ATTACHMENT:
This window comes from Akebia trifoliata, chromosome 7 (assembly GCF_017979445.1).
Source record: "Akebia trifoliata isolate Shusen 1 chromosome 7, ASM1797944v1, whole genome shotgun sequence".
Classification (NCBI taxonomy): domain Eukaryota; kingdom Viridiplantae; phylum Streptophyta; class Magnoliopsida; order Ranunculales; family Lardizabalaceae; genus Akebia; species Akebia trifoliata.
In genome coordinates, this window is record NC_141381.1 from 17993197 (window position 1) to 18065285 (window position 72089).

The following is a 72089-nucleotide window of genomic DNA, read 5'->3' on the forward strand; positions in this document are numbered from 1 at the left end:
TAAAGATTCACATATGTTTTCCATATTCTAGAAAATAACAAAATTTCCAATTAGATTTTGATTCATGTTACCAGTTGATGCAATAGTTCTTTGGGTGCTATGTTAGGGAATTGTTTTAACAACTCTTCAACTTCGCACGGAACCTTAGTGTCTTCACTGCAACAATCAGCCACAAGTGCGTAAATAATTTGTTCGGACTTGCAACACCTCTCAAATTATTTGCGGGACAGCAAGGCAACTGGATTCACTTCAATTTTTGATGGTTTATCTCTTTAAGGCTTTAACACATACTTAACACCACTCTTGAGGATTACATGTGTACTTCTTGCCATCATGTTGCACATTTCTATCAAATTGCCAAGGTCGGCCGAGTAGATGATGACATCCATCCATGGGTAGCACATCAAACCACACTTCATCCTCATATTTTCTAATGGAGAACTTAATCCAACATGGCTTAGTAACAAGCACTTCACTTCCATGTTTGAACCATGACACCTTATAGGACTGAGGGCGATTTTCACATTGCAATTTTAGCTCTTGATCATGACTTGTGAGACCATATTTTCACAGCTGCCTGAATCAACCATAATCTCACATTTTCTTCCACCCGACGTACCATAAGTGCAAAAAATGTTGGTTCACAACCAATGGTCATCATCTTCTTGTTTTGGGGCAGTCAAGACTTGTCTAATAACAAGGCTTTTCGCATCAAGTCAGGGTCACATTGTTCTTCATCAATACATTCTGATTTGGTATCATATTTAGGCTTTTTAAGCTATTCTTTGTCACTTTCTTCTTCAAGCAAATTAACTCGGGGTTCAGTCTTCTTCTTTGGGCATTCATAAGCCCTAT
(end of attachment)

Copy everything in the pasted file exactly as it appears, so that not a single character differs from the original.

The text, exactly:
This window comes from Akebia trifoliata, chromosome 7 (assembly GCF_017979445.1).
Source record: "Akebia trifoliata isolate Shusen 1 chromosome 7, ASM1797944v1, whole genome shotgun sequence".
Classification (NCBI taxonomy): domain Eukaryota; kingdom Viridiplantae; phylum Streptophyta; class Magnoliopsida; order Ranunculales; family Lardizabalaceae; genus Akebia; species Akebia trifoliata.
In genome coordinates, this window is record NC_141381.1 from 17993197 (window position 1) to 18065285 (window position 72089).

The following is a 72089-nucleotide window of genomic DNA, read 5'->3' on the forward strand; positions in this document are numbered from 1 at the left end:
TAAAGATTCACATATGTTTTCCATATTCTAGAAAATAACAAAATTTCCAATTAGATTTTGATTCATGTTACCAGTTGATGCAATAGTTCTTTGGGTGCTATGTTAGGGAATTGTTTTAACAACTCTTCAACTTCGCACGGAACCTTAGTGTCTTCACTGCAACAATCAGCCACAAGTGCGTAAATAATTTGTTCGGACTTGCAACACCTCTCAAATTATTTGCGGGACAGCAAGGCAACTGGATTCACTTCAATTTTTGATGGTTTATCTCTTTAAGGCTTTAACACATACTTAACACCACTCTTGAGGATTACATGTGTACTTCTTGCCATCATGTTGCACATTTCTATCAAATTGCCAAGGTCGGCCGAGTAGATGATGACATCCATCCATGGGTAGCACATCAAACCACACTTCATCCTCATATTTTCTAATGGAGAACTTAATCCAACATGGCTTAGTAACAAGCACTTCACTTCCATGTTTGAACCATGACACCTTATAGGACTGAGGGCGATTTTCACATTGCAATTTTAGCTCTTGATCATGACTTGTGAGACCATATTTTCACAGCTGCCTGAATCAACCATAATCTCACATTTTCTTCCACCCGACGTACCATAAGTGCAAAAAATGTTGGTTCACAACCAATGGTCATCATCTTCTTGTTTTGGGGCAGTCAAGACTTGTCTAATAACAAGGCTTTTCGCATCAAGTCAGGGTCACATTGTTCTTCATCAATACATTCTGATTTGGTATCATATTTAGGCTTTTTAAGCTATTCTTTGTCACTTTCTTCTTCAAGCAAATTAACTCGGGGTTCAGTCTTCTTCTTTGGGCATTCATAAGCCCTAT